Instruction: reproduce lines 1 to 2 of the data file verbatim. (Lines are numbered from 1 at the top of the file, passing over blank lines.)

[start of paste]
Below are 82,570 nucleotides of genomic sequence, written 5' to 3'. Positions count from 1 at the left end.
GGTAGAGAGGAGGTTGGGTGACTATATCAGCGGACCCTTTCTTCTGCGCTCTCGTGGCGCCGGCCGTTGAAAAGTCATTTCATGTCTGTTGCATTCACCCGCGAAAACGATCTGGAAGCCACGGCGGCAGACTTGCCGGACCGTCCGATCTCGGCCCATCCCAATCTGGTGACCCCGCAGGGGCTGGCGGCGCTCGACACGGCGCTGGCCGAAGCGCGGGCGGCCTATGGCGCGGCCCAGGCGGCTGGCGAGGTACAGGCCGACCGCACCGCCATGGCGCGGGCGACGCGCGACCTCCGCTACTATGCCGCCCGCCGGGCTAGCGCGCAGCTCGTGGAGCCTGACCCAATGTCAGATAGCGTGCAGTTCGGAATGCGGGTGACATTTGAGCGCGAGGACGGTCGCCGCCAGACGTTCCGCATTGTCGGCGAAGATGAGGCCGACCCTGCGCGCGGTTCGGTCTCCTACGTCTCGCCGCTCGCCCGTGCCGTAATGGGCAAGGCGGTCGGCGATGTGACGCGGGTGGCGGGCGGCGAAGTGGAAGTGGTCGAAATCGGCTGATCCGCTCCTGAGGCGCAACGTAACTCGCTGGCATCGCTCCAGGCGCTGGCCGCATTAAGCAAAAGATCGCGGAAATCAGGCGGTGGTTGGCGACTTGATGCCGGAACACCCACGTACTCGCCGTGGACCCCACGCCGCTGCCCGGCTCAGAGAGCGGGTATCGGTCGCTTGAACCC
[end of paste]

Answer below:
Below are 82,570 nucleotides of genomic sequence, written 5' to 3'. Positions count from 1 at the left end.
GGTAGAGAGGAGGTTGGGTGACTATATCAGCGGACCCTTTCTTCTGCGCTCTCGTGGCGCCGGCCGTTGAAAAGTCATTTCATGTCTGTTGCATTCACCCGCGAAAACGATCTGGAAGCCACGGCGGCAGACTTGCCGGACCGTCCGATCTCGGCCCATCCCAATCTGGTGACCCCGCAGGGGCTGGCGGCGCTCGACACGGCGCTGGCCGAAGCGCGGGCGGCCTATGGCGCGGCCCAGGCGGCTGGCGAGGTACAGGCCGACCGCACCGCCATGGCGCGGGCGACGCGCGACCTCCGCTACTATGCCGCCCGCCGGGCTAGCGCGCAGCTCGTGGAGCCTGACCCAATGTCAGATAGCGTGCAGTTCGGAATGCGGGTGACATTTGAGCGCGAGGACGGTCGCCGCCAGACGTTCCGCATTGTCGGCGAAGATGAGGCCGACCCTGCGCGCGGTTCGGTCTCCTACGTCTCGCCGCTCGCCCGTGCCGTAATGGGCAAGGCGGTCGGCGATGTGACGCGGGTGGCGGGCGGCGAAGTGGAAGTGGTCGAAATCGGCTGATCCGCTCCTGAGGCGCAACGTAACTCGCTGGCATCGCTCCAGGCGCTGGCCGCATTAAGCAAAAGATCGCGGAAATCAGGCGGTGGTTGGCGACTTGATGCCGGAACACCCACGTACTCGCCGTGGACCCCACGCCGCTGCCCGGCTCAGAGAGCGGGTATCGGTCGCTTGAACCC